“If you don’t know where you are going, you’ll end up some place else.” Yogi Berra
Writing is a business. During my years as a business and tax adviser I had various artists as clients. Although, I never had a living author as a client, I would have given a writer the same advice that I would give any business owner. Effective time management is one of the most critical issues you face as a business owner or as a writer. If you break time management down to its simplest form time management is making choices. To make effective choices as a writer you must first decide what it is you want—the big picture—why you want it; and how you will achieve it. Then you must stay focused on your goal.
The big goal for example might be:
The What: I will write a book in 2013, or, I will enter 26 writing contests in 2013.
The Why: I have a story to tell; a message to send; or a life I want to share.
The How: I write daily.
The above example is a relatively long-term goal. To accomplish it you must break it down into fistfuls. Something you can handle one day at a time. The “how” in the long-term goal should lead you to your immediate or short-term approach to accomplishing what you want to accomplish.
For example, the How can I write daily, might be approached by answering the same three questions:
What: I write 1,000 words a day, or I write from 8:00 p.m. to 11:00 p.m. daily.
Why: If I write 1,000 words a day I will complete my first draft in three months.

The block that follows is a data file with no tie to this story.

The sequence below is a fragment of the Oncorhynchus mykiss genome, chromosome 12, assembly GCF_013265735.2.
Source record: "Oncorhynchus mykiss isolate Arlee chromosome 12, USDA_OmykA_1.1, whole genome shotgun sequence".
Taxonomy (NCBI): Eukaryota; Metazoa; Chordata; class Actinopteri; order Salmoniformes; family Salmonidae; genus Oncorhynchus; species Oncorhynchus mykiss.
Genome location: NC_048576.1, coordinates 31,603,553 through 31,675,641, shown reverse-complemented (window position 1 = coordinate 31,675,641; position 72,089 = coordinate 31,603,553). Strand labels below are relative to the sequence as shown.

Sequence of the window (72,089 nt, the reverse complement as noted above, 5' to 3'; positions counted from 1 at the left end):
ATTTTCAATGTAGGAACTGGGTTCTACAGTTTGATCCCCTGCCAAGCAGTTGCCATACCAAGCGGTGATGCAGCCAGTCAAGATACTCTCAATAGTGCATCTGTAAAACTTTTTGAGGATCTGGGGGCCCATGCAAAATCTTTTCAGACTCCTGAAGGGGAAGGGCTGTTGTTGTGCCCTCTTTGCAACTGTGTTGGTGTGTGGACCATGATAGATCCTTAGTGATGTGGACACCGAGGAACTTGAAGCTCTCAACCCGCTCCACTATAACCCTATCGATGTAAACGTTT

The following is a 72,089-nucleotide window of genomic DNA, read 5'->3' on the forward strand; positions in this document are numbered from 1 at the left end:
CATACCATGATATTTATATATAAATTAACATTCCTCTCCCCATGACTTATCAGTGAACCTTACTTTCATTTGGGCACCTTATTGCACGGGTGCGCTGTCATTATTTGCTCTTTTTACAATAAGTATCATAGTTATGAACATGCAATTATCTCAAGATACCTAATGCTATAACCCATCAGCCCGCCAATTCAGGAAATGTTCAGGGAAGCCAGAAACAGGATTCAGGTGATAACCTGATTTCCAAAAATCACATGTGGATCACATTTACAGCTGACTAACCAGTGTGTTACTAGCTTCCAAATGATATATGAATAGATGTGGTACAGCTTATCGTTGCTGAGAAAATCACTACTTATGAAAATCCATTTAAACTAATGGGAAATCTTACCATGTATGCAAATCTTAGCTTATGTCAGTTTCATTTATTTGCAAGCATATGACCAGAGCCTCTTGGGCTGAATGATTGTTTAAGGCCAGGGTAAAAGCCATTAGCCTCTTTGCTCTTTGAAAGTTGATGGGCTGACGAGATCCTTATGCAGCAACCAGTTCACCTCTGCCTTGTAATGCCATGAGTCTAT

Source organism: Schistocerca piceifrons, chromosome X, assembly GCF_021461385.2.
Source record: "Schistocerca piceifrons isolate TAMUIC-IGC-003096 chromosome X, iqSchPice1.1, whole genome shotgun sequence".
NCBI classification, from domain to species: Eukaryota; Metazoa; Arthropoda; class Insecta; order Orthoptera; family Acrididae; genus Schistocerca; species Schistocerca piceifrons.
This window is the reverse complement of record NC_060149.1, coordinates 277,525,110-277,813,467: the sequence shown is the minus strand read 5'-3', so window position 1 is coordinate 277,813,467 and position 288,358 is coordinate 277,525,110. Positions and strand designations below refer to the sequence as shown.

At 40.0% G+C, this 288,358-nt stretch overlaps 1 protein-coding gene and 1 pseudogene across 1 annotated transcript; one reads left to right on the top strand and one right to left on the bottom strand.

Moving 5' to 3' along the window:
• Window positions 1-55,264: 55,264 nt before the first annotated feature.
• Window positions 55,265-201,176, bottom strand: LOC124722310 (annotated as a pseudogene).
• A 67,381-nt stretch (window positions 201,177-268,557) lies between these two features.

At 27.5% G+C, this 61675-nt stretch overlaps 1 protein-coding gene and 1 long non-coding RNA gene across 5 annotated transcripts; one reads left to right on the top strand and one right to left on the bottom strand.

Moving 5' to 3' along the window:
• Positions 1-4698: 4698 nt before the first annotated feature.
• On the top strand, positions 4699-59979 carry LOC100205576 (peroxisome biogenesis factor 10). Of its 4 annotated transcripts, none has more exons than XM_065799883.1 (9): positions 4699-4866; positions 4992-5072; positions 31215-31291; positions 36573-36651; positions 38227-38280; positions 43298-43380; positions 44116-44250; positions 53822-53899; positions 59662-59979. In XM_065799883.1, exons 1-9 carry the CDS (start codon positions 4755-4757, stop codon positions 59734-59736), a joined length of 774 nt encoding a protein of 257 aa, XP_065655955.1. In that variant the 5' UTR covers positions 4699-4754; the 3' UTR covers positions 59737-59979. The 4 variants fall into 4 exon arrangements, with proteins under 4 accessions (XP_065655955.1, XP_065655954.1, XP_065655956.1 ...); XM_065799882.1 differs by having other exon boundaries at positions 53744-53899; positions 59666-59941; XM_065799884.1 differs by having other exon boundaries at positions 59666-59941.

How: I disconnect my internet service from 8:00 p.m. to 11:00 p.m., or I allow the answering machine to take all calls while I am writing.
Your writing goal, like any goal, requires that you perceive some type of benefit from the required behavior. Identify your perceived benefit. Write it down with your goals. Examples of perceived benefits might be possible financial payment; or perhaps the primary perceived benefit will be personal accomplishment. Despite the fact that you are repeatedly told that you should write just for the love of writing, as a writer each of you has your own reason for writing and therefore your own perceived benefit.
Construction contractors and engineers use complex diagrams to plan a project. They keep the plan posted where it is visible. This gives them momentum to keep their project moving forward. It also helps them identify what needs to be completed to proceed or if adjustments need to be made to the schedule.
Although most writing does not require a schedule as complicated as one that a construction contractor might use, some of your complex works might benefit from one. As a busy writer you will benefit from some type of plan. It will help you see what you need to do next, especially when research is involved or if you have approaching deadlines. A simple timeline or calendar may be all that you need. But make certain that you pair expected results as well as expected benefits on the plan and post it where you see it daily.
As the publishing industry continues to change, and as writers are required to maintain platforms and be more involved in marketing, as well as editing, rewriting and in some cases publishing, the ability to make good choices regarding the use of your time becomes critical to your success.
Once you figure out how you will control your time, you can move on and figure out how you will maintain a vacant desk top so that you can write. Time management is only the first step towards being organized to write.
(Written for Three Word Wednesday: focused; pair; vacant.